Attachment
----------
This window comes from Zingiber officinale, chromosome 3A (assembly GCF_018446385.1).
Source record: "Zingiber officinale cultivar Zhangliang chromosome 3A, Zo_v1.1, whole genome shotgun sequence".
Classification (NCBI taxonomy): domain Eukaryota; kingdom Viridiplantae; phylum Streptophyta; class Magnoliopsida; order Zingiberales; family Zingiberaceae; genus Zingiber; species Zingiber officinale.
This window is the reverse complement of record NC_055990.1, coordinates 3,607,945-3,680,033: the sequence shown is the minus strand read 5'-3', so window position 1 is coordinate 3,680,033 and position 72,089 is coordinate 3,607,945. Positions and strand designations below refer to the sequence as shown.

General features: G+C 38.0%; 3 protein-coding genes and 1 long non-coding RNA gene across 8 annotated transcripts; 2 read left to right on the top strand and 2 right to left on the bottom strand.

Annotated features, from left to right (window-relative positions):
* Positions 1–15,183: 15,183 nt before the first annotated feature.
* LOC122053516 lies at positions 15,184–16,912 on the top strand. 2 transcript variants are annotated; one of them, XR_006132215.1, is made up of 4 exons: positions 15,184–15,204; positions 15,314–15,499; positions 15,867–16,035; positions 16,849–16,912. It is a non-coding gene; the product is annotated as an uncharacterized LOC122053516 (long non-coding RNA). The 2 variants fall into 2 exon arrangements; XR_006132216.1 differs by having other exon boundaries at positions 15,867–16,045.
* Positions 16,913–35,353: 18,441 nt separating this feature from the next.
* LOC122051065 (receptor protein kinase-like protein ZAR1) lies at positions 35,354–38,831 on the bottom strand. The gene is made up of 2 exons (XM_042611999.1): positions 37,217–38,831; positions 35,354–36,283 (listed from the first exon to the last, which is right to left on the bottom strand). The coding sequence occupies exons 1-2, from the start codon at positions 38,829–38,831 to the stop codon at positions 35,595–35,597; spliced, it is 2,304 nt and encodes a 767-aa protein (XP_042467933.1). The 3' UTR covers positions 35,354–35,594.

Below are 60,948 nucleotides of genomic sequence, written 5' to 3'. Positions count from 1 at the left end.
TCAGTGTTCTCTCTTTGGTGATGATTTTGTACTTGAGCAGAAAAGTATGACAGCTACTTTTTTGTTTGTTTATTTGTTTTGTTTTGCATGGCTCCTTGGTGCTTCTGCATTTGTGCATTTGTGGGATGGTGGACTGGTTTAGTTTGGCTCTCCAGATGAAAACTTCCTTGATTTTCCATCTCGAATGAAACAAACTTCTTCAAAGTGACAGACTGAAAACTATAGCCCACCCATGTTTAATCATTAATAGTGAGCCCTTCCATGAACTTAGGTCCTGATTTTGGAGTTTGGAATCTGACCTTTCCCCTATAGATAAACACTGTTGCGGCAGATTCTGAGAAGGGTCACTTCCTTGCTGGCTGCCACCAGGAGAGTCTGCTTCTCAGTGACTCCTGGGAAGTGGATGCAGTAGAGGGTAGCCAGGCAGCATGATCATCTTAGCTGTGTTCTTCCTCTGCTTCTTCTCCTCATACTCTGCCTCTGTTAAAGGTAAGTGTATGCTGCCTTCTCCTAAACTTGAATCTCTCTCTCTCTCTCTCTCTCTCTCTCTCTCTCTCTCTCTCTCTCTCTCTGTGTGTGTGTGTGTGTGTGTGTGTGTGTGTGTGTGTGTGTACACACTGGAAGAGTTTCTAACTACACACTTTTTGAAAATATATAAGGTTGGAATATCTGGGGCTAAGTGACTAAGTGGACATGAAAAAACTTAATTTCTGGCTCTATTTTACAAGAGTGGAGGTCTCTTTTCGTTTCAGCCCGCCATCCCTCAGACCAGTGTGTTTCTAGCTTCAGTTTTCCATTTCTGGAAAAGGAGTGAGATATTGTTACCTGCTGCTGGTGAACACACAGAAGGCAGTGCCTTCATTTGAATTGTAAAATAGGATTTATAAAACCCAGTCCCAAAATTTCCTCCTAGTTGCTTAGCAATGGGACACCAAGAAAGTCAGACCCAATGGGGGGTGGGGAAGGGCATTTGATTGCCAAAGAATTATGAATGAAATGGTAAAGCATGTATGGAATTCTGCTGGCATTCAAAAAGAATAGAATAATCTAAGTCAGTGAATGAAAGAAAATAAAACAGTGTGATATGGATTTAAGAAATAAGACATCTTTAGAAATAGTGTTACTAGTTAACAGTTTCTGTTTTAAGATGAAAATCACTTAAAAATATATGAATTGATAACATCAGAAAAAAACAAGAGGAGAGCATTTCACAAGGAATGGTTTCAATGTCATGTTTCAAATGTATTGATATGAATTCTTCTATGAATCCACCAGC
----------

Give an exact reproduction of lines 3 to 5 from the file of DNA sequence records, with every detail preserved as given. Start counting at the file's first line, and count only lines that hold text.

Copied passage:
Classification (NCBI taxonomy): domain Eukaryota; kingdom Viridiplantae; phylum Streptophyta; class Magnoliopsida; order Zingiberales; family Zingiberaceae; genus Zingiber; species Zingiber officinale.
This window is the reverse complement of record NC_055990.1, coordinates 3,607,945-3,680,033: the sequence shown is the minus strand read 5'-3', so window position 1 is coordinate 3,680,033 and position 72,089 is coordinate 3,607,945. Positions and strand designations below refer to the sequence as shown.

General features: G+C 38.0%; 3 protein-coding genes and 1 long non-coding RNA gene across 8 annotated transcripts; 2 read left to right on the top strand and 2 right to left on the bottom strand.